|WHAT'S NEW IN THE MARTINOS CENTER|
With its exquisite soft-tissue contrast and unique ability to probe brain function, magnetic resonance imaging (MRI) has revolutionized our understanding of the brain in both health and disease. But because of its speed—it acquires scans at a relatively slow clip—it doesn’t always meet the needs of today’s cutting-edge applications.
Kawin Setsompop is looking to change this.
Two young researchers—Christin Sander and Berkin Bilgic—were recognized for their already considerable contributions to science when they were named Junior Fellows by the International Society for Magnetic Resonance in Medicine. They received the honor at the society's 23rd annual meeting, held this June in Toronto.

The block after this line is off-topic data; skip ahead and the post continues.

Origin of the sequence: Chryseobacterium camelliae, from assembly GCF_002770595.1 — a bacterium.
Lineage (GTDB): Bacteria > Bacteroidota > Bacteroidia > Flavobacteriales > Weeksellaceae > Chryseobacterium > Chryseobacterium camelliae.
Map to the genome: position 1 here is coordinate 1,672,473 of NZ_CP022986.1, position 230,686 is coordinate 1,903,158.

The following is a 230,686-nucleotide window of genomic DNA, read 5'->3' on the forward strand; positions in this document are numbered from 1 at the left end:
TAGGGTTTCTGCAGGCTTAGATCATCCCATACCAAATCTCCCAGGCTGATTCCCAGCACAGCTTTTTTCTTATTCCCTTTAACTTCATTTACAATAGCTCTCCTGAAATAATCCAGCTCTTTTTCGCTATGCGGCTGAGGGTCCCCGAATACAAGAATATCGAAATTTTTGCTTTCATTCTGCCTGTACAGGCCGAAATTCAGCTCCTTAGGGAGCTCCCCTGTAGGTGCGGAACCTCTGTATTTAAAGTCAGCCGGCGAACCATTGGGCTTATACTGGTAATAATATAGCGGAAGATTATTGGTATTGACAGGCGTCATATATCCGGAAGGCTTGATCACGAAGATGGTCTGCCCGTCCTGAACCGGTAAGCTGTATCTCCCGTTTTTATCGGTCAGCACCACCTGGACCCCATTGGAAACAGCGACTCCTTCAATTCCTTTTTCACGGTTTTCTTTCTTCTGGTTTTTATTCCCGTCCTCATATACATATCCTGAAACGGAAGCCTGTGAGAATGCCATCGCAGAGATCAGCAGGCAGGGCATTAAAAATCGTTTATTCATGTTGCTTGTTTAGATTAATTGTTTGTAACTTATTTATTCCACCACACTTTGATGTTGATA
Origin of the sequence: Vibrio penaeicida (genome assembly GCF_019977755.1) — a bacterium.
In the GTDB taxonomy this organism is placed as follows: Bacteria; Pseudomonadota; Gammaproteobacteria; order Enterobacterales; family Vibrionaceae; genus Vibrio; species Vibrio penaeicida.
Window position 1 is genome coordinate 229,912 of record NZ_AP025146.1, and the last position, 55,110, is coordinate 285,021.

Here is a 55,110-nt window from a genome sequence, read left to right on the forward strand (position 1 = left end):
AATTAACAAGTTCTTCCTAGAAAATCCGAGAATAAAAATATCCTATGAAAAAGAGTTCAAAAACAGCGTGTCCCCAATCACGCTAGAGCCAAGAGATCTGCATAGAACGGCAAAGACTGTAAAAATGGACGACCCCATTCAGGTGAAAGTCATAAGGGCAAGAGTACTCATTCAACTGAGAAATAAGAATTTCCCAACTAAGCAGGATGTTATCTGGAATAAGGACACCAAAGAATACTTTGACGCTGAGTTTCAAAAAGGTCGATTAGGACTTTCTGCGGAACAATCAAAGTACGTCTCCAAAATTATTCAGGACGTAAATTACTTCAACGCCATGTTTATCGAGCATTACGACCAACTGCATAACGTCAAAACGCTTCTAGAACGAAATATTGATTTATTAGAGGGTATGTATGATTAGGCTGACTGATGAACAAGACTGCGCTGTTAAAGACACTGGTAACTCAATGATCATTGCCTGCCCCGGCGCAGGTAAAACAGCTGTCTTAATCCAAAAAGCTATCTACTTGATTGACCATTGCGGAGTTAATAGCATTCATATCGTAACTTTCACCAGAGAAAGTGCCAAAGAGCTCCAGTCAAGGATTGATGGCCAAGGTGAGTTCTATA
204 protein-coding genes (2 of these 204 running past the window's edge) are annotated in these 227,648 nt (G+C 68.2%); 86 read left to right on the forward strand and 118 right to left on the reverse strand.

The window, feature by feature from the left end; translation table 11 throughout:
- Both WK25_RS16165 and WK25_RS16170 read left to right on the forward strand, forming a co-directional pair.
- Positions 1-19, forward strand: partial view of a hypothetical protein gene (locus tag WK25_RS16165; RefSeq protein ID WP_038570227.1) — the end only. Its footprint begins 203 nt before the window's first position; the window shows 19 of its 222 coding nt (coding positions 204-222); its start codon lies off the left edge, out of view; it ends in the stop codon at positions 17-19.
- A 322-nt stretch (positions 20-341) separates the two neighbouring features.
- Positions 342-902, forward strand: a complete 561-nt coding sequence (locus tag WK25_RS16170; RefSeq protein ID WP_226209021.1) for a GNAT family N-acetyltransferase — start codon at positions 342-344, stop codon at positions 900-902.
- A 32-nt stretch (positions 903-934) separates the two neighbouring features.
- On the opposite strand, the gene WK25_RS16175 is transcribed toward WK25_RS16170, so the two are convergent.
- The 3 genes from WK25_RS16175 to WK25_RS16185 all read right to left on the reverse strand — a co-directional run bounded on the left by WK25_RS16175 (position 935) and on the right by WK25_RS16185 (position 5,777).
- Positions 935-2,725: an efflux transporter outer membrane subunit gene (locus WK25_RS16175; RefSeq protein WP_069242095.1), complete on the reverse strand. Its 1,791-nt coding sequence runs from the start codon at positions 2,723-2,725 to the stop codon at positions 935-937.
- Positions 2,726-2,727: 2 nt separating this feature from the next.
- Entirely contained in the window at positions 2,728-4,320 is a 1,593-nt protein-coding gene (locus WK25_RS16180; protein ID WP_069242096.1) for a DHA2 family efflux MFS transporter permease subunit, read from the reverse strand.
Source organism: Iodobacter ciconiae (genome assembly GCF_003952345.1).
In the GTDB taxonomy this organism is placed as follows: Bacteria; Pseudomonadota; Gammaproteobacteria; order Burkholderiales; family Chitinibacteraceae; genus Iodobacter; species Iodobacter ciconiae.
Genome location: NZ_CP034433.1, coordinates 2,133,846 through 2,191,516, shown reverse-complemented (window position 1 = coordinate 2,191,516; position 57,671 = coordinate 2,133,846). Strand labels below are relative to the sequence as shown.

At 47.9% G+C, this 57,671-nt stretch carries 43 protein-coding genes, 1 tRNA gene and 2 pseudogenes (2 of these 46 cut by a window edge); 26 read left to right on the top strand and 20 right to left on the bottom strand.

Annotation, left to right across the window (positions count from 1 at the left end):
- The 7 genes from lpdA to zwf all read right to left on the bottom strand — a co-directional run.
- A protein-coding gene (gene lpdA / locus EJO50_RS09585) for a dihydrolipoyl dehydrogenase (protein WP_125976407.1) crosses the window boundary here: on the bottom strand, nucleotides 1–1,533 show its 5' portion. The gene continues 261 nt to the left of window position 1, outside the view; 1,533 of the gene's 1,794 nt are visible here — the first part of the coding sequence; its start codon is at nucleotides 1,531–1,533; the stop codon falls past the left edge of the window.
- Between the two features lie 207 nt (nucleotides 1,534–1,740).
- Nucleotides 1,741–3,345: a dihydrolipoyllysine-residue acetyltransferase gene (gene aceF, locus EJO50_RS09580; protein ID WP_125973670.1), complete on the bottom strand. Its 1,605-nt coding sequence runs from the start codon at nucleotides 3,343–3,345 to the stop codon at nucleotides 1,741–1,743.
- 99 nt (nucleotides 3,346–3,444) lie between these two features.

Shamanic rituals have been with us for millennia. They are among the oldest and most widespread forms of healing known to humanity, cutting across cultures and spreading to the four corners of the Earth.
This universality suggests a biological basis for achieving a trance state. But for all the history of shamanism, for all its significance to the human experience, we've known very little about the neural underpinnings of altered consciousness in the trance state. Until now.
Larry Wald sat down to talk about his work with MRI and related technologies, including magnetic particle imaging (MPI), a new method to detect small magnetic “nanoparticles” injected into the blood. Supported by an MGH Research Scholar Award, Dr. Wald and his team are now developing a prototype MPI system for detection and imaging of breast cancer.